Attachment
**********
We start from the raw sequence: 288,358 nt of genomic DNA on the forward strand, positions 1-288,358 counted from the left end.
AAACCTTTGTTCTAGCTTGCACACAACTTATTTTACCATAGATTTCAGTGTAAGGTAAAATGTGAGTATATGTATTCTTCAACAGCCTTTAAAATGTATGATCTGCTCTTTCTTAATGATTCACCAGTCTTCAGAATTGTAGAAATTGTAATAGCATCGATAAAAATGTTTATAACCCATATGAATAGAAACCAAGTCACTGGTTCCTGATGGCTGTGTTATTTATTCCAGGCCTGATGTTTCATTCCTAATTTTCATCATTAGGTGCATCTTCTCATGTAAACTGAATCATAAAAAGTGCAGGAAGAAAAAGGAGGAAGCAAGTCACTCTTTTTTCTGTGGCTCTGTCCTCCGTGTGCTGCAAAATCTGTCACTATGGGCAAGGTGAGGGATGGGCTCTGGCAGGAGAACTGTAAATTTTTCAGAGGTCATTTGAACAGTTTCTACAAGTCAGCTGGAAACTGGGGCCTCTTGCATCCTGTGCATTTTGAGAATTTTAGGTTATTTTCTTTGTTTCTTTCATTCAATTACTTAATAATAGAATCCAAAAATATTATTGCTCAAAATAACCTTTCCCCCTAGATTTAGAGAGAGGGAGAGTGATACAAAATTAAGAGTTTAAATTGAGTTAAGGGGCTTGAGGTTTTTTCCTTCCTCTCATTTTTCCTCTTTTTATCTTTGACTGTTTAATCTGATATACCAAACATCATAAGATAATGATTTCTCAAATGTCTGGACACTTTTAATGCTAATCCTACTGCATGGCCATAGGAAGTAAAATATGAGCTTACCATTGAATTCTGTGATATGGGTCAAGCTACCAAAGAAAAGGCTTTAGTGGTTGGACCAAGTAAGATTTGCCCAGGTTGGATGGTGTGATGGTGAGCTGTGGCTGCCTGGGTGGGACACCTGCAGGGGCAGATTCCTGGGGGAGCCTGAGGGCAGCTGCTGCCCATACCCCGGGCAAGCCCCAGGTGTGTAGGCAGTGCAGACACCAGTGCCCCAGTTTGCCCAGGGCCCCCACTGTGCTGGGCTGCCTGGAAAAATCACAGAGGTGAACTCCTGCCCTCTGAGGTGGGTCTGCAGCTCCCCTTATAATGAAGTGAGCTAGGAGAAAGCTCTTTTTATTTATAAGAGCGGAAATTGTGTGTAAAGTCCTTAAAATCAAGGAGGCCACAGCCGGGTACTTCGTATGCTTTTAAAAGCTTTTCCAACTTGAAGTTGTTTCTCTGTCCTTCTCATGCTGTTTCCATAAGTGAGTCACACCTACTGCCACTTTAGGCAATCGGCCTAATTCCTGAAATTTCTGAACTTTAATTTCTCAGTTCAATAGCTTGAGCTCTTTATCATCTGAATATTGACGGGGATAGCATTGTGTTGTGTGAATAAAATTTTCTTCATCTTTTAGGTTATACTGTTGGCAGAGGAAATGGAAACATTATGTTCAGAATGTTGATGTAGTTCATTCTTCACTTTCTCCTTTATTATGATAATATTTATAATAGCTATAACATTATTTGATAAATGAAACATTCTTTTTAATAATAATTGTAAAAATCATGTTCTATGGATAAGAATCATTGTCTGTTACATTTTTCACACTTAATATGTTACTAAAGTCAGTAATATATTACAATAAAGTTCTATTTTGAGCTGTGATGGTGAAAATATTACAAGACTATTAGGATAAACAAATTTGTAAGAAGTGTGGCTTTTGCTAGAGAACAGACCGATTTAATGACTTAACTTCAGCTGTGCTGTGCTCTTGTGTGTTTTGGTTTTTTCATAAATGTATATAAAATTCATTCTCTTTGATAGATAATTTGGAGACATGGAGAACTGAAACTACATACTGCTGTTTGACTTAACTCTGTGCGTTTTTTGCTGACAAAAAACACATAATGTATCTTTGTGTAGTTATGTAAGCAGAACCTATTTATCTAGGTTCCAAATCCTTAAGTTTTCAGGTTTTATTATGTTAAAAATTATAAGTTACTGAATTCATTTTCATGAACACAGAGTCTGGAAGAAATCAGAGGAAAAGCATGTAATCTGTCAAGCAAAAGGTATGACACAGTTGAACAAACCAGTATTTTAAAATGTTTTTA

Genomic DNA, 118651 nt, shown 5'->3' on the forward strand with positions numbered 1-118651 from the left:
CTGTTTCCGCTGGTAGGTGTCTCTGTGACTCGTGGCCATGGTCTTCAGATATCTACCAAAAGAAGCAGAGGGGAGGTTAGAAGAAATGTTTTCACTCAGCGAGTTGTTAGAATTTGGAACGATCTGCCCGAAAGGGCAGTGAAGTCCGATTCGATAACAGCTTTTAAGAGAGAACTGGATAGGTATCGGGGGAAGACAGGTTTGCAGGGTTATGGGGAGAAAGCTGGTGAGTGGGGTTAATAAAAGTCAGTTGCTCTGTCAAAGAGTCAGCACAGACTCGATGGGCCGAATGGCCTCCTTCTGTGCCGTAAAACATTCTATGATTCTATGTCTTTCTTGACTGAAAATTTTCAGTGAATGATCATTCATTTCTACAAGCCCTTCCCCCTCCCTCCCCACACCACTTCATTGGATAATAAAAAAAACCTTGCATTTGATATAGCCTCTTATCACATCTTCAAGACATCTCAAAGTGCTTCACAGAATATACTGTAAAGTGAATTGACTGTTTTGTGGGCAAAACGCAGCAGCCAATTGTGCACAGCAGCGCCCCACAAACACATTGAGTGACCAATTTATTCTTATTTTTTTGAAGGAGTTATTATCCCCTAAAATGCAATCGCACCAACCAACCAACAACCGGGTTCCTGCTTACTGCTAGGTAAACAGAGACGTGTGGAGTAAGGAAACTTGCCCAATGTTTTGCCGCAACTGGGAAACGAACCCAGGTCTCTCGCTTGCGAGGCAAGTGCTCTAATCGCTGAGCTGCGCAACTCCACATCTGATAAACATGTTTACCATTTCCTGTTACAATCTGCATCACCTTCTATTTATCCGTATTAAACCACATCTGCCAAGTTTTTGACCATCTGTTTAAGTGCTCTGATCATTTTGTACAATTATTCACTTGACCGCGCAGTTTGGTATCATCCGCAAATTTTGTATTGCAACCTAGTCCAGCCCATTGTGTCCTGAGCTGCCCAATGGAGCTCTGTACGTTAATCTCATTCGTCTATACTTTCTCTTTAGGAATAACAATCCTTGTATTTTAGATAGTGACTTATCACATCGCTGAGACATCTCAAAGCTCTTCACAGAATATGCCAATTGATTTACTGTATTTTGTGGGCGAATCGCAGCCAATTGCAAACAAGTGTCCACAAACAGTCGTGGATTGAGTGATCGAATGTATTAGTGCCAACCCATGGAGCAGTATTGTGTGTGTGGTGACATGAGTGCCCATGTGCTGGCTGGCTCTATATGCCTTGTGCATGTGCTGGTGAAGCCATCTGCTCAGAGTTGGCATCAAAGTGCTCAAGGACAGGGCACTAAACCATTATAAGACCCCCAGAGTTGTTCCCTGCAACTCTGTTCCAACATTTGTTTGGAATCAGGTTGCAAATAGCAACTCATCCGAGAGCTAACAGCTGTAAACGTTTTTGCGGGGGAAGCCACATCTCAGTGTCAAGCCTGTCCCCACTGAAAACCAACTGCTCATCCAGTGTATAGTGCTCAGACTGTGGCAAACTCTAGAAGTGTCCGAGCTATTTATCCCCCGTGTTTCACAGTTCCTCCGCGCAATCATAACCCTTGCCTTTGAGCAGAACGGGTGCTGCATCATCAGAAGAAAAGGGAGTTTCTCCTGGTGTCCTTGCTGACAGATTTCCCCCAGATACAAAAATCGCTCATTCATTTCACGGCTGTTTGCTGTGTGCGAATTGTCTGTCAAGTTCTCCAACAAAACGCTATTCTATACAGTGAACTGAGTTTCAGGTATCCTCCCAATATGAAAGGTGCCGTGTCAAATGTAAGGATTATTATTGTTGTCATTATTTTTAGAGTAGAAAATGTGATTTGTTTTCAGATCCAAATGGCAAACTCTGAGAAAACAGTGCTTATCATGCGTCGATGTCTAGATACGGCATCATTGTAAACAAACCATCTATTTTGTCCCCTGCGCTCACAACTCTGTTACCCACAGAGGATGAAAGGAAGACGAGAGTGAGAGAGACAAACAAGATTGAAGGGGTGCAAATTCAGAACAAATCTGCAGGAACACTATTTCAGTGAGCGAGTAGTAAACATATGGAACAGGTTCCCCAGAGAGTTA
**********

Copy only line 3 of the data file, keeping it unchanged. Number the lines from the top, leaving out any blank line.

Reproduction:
Genomic DNA, 118651 nt, shown 5'->3' on the forward strand with positions numbered 1-118651 from the left: